Quilled Stephen King's Dark Tower
Go then, there are other worlds than these
What can I say? I'm a Stephen King
addict fan. I can't think of another author that was more influential from any point of my entire life. I have read every single book he's written and even owned the majority at one point. At least until my father's house burned down last spring and took every single solitary read and reread hardcover with it. I remember sifting through the ashes the following day and I found fragments of some of my favorites - and they were all so very eerily intact, at least a few. Insomnia was one. And I definitely had that for a few weeks after. The Wastelands was another that I found just the cover of. How fitting that in the wastelands of my father's ruined home I find a cover of a book that drove my mind insane. And how could I forget the chunk of "Misery" that I also discovered under a pile of char. Misery doesn't even begin to describe the pain of losing everything you own. I shouldn't complain. My father did lose everything. But to me, my book collection was like the child I never had. Just touching them, smelling them, glancing at them used to give me satisfaction. Knowing that at any moment I could walk over to the bookcase, grab one out, and be transported into another realm was pure bliss. Not anymore.
Part of me had the urge to scavenge the parts that remained and keep them. But sensibility drove me to throw the tattered, scorched pages in the dumpster. It took a long time to get over that loss. I think I finally started to feel better about it when I bought my first Stephen King e-book. And the next. And the next. This spring I decided to revisit Midworld. To gaze at the leathery face of Roland again. It was strange reading the books again and in digital form. I missed the rasp of the turning pages and the inevitable dog ears. I missed falling asleep with my nose buried in the crease.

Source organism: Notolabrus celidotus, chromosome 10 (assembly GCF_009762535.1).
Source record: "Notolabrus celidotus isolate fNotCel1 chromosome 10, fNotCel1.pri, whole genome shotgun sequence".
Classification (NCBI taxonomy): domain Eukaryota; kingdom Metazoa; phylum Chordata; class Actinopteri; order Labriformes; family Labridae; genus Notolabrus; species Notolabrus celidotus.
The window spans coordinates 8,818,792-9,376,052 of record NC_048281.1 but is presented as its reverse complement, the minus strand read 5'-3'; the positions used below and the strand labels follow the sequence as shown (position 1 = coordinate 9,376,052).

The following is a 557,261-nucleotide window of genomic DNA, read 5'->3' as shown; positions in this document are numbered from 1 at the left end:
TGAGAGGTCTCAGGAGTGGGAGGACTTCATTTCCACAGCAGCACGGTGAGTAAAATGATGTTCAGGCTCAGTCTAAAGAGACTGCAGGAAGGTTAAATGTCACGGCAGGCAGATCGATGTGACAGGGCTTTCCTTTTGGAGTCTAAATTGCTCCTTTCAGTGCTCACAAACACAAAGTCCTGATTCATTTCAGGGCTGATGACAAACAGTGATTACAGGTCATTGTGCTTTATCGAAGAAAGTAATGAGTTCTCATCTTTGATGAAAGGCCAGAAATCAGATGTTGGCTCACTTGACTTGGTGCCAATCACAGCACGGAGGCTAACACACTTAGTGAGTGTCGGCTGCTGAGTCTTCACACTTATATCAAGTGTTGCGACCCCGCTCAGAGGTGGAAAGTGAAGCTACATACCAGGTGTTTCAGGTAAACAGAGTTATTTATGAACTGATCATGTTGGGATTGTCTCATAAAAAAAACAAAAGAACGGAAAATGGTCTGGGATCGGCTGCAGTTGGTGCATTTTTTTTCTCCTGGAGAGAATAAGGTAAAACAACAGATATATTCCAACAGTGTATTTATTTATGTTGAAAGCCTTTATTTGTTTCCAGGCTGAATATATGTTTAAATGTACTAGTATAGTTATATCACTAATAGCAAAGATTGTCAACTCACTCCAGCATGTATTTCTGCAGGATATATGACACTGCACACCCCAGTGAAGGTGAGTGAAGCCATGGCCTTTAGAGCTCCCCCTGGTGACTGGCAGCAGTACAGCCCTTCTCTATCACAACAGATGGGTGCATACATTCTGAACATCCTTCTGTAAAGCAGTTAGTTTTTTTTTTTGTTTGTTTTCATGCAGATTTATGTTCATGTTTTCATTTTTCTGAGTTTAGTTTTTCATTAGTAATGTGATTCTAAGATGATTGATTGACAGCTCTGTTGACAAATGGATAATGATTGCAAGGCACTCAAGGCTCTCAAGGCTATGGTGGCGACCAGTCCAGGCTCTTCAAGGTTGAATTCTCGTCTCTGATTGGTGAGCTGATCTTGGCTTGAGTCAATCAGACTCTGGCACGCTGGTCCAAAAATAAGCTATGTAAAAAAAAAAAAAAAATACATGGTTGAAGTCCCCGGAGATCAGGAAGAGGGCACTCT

The second time I read The Gunslinger I was surprised at how brief it felt. It as almost like being brought to the verge of orgasm and being left hanging. Because I knew what came next and I wanted it but it wasn't instant gratification. I had to keep going. And I have forgotten about that in the years since I'd first picked up the series. Within a few days I was gorging on the series. Gobbling down the words like they were carbohydrates. (I am an ex-carber) I cried and I cringed and I screamed "No - don't" in all the right places because I knew the fates of the characters. As though I could prevent their deaths!
And finally I came to the end. Just like last time. And it was like ten years hadn't passed and I was there in the tower with Roland again. Walking up the stairs. Climbing higher and higher. Knowing it was coming to an end was exquisitely painful. My poor husband must have thought I'd finally cracked up. He was unsure how to console me as I sobbed into my pillow, moaning over the end as though I had known them.
I couldn't help the urge to begin reading again. Knowing that Roland had exited the tower and had begun his journey anew. I wanted to reread every single word including the new parts that I knew were there. This time he had the Horn of Eld. This time he wouldn't forget it. And then what? The sad reality is that it would really be over. This way it isn't. So as painful as the end of the series is, my heart knows that it's not finished yet and I can deal with that.
The Tower was burned in my brain this time and I knew the moment I began reading that final book I wanted to quill it. I envisioned the final piece differently and believe that given enough time I will eventually make a different one. This is what I managed this time around. It's not quite done. I have a few more dozen roses to add. I might add some more to the crimped clouds. Next time I know what I'd do different.
Maybe next year.